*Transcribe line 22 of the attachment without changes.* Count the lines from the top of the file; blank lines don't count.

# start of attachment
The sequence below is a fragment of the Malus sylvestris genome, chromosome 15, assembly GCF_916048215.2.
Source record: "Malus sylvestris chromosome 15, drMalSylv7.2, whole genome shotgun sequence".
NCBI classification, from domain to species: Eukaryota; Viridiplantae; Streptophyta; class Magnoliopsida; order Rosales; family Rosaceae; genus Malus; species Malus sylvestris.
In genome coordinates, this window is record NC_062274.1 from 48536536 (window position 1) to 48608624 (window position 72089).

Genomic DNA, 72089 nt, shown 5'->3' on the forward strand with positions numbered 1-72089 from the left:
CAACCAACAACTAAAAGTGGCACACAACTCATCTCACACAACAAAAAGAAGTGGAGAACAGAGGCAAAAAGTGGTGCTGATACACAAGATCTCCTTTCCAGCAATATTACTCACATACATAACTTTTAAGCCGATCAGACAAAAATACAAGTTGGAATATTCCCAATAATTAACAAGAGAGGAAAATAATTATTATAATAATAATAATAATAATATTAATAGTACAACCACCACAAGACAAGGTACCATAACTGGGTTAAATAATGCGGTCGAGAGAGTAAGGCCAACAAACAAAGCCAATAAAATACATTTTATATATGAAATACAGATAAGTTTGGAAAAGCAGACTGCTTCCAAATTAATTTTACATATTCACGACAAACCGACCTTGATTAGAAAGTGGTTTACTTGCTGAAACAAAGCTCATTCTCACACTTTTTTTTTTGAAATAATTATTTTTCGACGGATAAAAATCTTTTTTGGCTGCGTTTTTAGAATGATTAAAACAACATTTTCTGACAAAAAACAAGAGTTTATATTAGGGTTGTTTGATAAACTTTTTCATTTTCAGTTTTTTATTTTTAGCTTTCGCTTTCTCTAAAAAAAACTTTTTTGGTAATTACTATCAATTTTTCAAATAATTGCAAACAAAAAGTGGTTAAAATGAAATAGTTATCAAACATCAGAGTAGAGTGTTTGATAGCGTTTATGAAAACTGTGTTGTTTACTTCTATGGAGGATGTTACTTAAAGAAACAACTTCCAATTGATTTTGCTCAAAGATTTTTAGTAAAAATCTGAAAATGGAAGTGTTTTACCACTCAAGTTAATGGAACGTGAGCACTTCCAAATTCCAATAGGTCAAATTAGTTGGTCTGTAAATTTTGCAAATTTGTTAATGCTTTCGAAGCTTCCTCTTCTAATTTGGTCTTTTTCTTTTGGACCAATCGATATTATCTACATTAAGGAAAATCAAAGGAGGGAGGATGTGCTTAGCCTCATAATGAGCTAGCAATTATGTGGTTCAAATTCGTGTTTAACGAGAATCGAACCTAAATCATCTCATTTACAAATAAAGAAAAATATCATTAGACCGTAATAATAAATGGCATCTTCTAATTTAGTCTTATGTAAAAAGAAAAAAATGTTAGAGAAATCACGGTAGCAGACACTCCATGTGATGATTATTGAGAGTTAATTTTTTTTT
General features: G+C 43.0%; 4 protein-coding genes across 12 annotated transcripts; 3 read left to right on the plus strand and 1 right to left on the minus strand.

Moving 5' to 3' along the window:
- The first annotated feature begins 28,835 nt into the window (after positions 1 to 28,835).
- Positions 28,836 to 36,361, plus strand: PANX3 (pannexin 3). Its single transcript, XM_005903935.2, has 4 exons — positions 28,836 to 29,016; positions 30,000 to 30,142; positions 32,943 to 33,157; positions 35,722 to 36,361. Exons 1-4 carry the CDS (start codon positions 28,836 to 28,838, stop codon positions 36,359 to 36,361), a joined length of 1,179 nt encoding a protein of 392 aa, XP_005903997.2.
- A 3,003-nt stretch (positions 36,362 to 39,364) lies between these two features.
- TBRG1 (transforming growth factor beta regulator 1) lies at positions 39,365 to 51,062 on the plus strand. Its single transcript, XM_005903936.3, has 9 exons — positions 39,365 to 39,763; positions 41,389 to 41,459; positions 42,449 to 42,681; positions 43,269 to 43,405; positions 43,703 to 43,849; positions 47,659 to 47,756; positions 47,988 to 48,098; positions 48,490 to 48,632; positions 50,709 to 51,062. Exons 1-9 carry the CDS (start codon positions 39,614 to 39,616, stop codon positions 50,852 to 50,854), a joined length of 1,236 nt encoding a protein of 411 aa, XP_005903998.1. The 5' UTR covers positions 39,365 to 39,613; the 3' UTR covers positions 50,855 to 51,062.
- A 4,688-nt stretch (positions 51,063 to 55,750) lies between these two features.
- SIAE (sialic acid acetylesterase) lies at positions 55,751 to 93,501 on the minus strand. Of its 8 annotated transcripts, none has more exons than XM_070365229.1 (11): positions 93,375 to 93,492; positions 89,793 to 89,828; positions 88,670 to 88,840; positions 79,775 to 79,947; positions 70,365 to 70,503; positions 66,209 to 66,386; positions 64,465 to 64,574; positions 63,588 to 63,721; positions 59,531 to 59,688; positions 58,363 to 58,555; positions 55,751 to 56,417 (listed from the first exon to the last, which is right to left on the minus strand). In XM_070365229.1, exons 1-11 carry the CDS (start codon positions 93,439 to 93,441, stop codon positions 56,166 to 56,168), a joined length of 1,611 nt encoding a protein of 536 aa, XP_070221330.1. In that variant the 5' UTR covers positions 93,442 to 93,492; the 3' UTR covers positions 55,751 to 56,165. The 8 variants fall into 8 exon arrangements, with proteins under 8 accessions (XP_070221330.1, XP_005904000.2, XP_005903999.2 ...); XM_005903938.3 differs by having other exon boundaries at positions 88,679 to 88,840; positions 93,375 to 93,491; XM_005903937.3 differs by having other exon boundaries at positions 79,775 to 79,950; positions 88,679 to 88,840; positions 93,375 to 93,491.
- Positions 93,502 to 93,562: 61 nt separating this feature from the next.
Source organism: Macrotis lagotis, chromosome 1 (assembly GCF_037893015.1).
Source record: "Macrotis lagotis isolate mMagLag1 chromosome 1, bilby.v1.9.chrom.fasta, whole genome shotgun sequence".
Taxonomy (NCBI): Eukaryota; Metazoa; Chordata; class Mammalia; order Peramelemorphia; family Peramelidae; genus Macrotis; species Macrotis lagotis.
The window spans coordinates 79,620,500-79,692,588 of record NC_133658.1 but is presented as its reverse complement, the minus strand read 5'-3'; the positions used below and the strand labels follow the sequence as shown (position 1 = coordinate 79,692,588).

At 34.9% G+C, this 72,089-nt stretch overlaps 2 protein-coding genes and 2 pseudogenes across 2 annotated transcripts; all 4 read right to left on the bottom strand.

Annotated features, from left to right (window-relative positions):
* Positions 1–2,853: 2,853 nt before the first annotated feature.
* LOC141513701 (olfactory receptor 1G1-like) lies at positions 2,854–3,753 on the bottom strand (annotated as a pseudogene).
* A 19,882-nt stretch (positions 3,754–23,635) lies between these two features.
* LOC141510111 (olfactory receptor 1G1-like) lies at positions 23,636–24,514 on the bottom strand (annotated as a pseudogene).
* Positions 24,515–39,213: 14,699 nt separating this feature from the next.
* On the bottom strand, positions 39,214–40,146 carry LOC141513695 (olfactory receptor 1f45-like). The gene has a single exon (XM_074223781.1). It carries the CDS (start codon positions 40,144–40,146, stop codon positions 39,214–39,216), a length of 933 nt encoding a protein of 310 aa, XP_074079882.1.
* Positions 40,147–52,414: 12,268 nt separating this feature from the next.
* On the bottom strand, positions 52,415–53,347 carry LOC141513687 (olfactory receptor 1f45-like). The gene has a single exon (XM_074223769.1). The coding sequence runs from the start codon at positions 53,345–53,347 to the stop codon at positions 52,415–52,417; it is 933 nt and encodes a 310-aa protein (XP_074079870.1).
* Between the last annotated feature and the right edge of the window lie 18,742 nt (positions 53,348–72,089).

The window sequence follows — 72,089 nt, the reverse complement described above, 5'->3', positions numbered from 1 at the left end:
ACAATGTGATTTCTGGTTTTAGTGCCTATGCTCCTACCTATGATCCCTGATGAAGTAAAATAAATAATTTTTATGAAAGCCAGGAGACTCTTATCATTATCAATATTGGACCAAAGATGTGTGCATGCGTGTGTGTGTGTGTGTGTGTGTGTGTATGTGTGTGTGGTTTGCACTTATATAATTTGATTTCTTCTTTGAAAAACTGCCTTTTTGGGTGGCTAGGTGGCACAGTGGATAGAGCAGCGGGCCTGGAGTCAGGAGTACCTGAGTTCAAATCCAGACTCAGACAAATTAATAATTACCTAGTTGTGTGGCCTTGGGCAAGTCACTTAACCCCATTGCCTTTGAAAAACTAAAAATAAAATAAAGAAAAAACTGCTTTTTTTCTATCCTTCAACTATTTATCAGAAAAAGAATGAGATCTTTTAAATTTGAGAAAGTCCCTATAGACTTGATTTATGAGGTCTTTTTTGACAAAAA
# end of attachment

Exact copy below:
* Positions 1–2,853: 2,853 nt before the first annotated feature.